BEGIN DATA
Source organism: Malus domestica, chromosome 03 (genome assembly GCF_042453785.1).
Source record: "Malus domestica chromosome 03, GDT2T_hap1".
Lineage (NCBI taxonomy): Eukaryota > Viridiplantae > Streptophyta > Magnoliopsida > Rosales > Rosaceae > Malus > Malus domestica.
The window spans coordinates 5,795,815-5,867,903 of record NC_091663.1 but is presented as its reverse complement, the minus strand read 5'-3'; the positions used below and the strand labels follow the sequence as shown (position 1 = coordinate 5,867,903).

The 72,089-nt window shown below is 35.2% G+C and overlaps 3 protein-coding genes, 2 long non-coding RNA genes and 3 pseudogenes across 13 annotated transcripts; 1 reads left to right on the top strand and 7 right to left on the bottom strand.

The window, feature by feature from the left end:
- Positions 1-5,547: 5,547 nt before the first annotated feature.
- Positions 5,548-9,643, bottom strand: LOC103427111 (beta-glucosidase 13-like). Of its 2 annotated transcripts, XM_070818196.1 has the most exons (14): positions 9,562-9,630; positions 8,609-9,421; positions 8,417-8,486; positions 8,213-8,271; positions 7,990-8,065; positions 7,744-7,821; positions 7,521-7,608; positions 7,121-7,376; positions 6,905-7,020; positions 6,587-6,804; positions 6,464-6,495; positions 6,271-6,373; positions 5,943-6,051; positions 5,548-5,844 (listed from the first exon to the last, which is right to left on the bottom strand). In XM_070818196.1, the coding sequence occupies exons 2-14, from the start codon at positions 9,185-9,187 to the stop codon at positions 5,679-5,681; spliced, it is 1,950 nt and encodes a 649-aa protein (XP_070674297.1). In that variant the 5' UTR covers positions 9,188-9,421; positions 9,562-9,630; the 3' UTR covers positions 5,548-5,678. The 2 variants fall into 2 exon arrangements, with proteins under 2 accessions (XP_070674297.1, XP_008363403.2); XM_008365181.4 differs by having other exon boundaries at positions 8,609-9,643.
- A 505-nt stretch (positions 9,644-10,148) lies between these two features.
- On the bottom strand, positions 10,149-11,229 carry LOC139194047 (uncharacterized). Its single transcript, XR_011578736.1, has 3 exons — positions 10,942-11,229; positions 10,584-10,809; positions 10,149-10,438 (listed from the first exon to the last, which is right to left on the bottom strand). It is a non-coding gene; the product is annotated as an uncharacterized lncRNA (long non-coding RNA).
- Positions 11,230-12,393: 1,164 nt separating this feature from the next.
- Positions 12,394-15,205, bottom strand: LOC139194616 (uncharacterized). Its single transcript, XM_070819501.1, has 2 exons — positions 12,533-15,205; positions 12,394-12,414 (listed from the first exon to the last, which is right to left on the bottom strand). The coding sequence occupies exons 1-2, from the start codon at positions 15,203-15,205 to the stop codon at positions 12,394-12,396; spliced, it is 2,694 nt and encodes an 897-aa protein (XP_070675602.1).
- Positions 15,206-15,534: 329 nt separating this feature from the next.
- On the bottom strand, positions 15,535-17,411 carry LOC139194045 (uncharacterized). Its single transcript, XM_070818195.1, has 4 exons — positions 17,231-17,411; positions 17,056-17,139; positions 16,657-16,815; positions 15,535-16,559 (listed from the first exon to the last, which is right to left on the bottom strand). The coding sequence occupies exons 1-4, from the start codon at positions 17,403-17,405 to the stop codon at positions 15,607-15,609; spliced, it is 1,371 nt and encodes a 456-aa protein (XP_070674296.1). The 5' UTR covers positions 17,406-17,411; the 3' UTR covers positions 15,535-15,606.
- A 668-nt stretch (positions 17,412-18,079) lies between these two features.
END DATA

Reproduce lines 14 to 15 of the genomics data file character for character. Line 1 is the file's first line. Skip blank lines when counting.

- On the bottom strand, positions 15,535-17,411 carry LOC139194045 (uncharacterized). Its single transcript, XM_070818195.1, has 4 exons — positions 17,231-17,411; positions 17,056-17,139; positions 16,657-16,815; positions 15,535-16,559 (listed from the first exon to the last, which is right to left on the bottom strand). The coding sequence occupies exons 1-4, from the start codon at positions 17,403-17,405 to the stop codon at positions 15,607-15,609; spliced, it is 1,371 nt and encodes a 456-aa protein (XP_070674296.1). The 5' UTR covers positions 17,406-17,411; the 3' UTR covers positions 15,535-15,606.
- A 668-nt stretch (positions 17,412-18,079) lies between these two features.